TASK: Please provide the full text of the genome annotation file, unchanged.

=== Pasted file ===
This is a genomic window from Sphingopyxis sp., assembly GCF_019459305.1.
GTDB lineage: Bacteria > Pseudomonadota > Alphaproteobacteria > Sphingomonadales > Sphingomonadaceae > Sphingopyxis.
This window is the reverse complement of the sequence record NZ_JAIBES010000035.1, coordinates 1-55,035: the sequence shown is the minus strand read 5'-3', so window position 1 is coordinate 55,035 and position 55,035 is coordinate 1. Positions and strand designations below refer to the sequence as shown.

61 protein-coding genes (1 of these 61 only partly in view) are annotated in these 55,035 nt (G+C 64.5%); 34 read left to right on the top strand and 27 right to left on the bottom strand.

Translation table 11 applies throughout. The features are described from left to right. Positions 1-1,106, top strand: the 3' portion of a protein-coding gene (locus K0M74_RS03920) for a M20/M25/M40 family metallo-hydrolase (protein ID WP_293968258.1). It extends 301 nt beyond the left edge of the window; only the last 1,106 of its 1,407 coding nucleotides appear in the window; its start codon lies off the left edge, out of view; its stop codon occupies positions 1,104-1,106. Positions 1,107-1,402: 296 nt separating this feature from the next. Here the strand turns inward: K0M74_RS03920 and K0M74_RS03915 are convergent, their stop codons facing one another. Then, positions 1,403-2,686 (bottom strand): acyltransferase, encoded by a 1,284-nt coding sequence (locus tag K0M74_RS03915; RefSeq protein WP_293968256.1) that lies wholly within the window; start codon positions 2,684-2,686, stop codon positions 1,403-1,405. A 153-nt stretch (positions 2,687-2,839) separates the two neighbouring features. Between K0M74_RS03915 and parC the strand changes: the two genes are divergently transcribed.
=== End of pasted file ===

This is a genomic window from Sphingopyxis sp., assembly GCF_019459305.1.
GTDB lineage: Bacteria > Pseudomonadota > Alphaproteobacteria > Sphingomonadales > Sphingomonadaceae > Sphingopyxis.
This window is the reverse complement of the sequence record NZ_JAIBES010000035.1, coordinates 1-55,035: the sequence shown is the minus strand read 5'-3', so window position 1 is coordinate 55,035 and position 55,035 is coordinate 1. Positions and strand designations below refer to the sequence as shown.

61 protein-coding genes (1 of these 61 only partly in view) are annotated in these 55,035 nt (G+C 64.5%); 34 read left to right on the top strand and 27 right to left on the bottom strand.

Translation table 11 applies throughout. The features are described from left to right. Positions 1-1,106, top strand: the 3' portion of a protein-coding gene (locus K0M74_RS03920) for a M20/M25/M40 family metallo-hydrolase (protein ID WP_293968258.1). It extends 301 nt beyond the left edge of the window; only the last 1,106 of its 1,407 coding nucleotides appear in the window; its start codon lies off the left edge, out of view; its stop codon occupies positions 1,104-1,106. Positions 1,107-1,402: 296 nt separating this feature from the next. Here the strand turns inward: K0M74_RS03920 and K0M74_RS03915 are convergent, their stop codons facing one another. Then, positions 1,403-2,686 (bottom strand): acyltransferase, encoded by a 1,284-nt coding sequence (locus tag K0M74_RS03915; RefSeq protein WP_293968256.1) that lies wholly within the window; start codon positions 2,684-2,686, stop codon positions 1,403-1,405. A 153-nt stretch (positions 2,687-2,839) separates the two neighbouring features. Between K0M74_RS03915 and parC the strand changes: the two genes are divergently transcribed.